We forsook our horse-drawn coach after yesterday’s vice-regal festivities and returned to the Toyota for a very hot tour of Saigon city. Randy explained that, commercially, the city is broken up into specialist trading districts. Apart from upmarket shopping centres of chrome and glass dotted about town, where designer labels of many genres do battle, you save time and money by heading your motorbike towards the product group you want. For instance, if you want a hi-fi system, you go to the electronics district where there are blocks of retailers all in hot competition. We wanted to see flowers, fabrics and temples.
As a warmup we went to the History Museum set in an old, charming French designed building containing artefacts not only from Vietnam’s history but much of Indochina’s. The exhibit notices glaringly avoided the advent of communism, declaring instead Vietnam to be a democratic republic, hadehaha. Oddly, I found the collection of Buddha related images the most interesting, and not necessarily those from Vietnam. My favourite was a very tall, very skinny (assisted by being partly rotted away) woman that was called a female Buddha. She stood about nine feet tall and had disconcertingly long toes. Then there was an early Cambodian stone sculpture depicting sexual harassment, where the bloke has is hand firmly clamped around the lady’s bum (see picture). She may have been his secretary. In any case, they both lost their heads over the incident.
On our way to the flower market, we dropped in at a Buddhist temple in full swing because this was the first day of the lunar new year. There was a swirling fog of incense as the believers crowded in to pray for good fortune. One of the favoured ways of doing this is to buy a coil of incense (it looks like a giant mosquito coil) and attach your prayer to it. It is then hung up in the roof, and when it burns out hours later your prayer flutters down for consideration by Buddha. There is no guarantee that he will grant your request because it may clash with more deserving others – which somewhat deflates the value of the investment in the incense. That didn’t stop Michelle who loaded in a number of prayers (some to my benefit, I hope) and had her coil hung up in a propitious position.
Still on Buddhist temples, we visited another one later in the day and it too was smoked out in burning incense. Michelle had already done the mozzie coil number, so she turned her attention to the whopper, highly decorated cylinders of incense that get a better hearing from Buddha than the bundles of uncooked spaghetti looking stuff that we’re familiar with. Michelle lit up her pole, waited until the flame had settled into a smoky smoulder, and then planted it in the alter sandpit. She made her prayer and we escaped into humid, but at least clear air. Later we discussed what we could possibly ask of Buddha. We have enough of everything to live on, our country and way of life is the best in the world, we probably live at the best time in history so far and, in my case anyway, I cannot die young. What more could I ask Buddha for? Maybe a few more healthy years and a painless death. So I’d just say thanks to the smiling fat man sitting cross legged on his plinth.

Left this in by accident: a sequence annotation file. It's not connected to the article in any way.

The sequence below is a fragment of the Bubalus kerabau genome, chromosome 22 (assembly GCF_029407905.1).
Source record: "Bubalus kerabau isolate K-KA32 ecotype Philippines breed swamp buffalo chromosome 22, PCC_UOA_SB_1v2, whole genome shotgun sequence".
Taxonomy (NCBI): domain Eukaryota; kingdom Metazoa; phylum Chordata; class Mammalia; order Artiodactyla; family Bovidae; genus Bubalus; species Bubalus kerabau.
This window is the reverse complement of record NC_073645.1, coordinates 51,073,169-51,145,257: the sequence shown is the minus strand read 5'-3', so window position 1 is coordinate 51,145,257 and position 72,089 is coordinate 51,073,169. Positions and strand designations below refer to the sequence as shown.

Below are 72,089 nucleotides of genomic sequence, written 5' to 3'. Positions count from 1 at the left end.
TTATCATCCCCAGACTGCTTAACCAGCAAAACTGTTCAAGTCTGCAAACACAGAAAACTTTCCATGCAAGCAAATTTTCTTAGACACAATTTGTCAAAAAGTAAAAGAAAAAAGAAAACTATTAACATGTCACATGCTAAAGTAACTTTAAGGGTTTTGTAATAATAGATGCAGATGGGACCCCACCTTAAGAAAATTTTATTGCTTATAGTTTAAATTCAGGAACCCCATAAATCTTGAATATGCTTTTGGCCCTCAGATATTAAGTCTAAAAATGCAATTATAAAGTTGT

If you want to buy flowers either wholesale or retail, you go to the flower market district where there are hundreds of vendors with billions of blooms. Many of the flower sellers live in unbelievably small houses or flats in the flower market district. A two-floor apartment I photographed (see picture) was less than two metres wide. There were plenty of others of this size. Flower marketing is not a high profit business, I think, and neither is the commission in selling the real estate.
Our next market district was textiles and here I experienced bliss. I again forgave my father for making me work in a Melbourne weaving mill for a year and for the many textile people who force -taught me for the 20 years I ran Ragtrader. I love textiles, and buffeting down the narrow cloth- clogged alleyways in this market was a homecoming. Not that I intended to buy anything, of course. But I became so intoxicated by the smell and the infinite textures and colours that I emerged with fabric for two shirts and a pair of pants. When I went to Randy’s tailor she said I had supplied too much for my trousers and threw in an additional pair of shorts. Usually it is the tailor’s son who gets the shorts.
Across the road from the tailor Randy took us into a little shop that specialised in Vietnamese chocolate and honey. The chocolate tasted like laxative, but I bought a couple of blocks because the old granny at the back looked like she needed dental work. But the honey products held a stronger attraction. There were bottles of Mat Ong Len Men fermented honey liquor. ‘What’s this,’ I asked?
‘Oh wine,’ the lady said. ‘Very nice. Made only from the honey.’ It came in a whisky type bottle with square shoulders. ‘How many percent alcohol,’ I asked? She tried to tell me what she thought I wanted to hear – because the label was all in Vietnamese and no percentage was mentioned. ‘Ah, maybe five.’ She held up her fingers. I looked disappointed. She laughed and held up both hands. ‘Really ten,’ she said. I tasted it and got hit by Muhammad Ali. ‘Maybe forty,’ I said. Of course, I had to buy a bottle. It couldn’t really be that strong. It called for further investigation. Back at the residence I drank three fingers and went down to dinner with two personalities, one spouting unfunny one-liners and the other telling it to shut up. Over a pizza the sensible one got the upper hand and saved me from divorce and being thrown out of the restaurant. Bee keepers have a lot to answer for.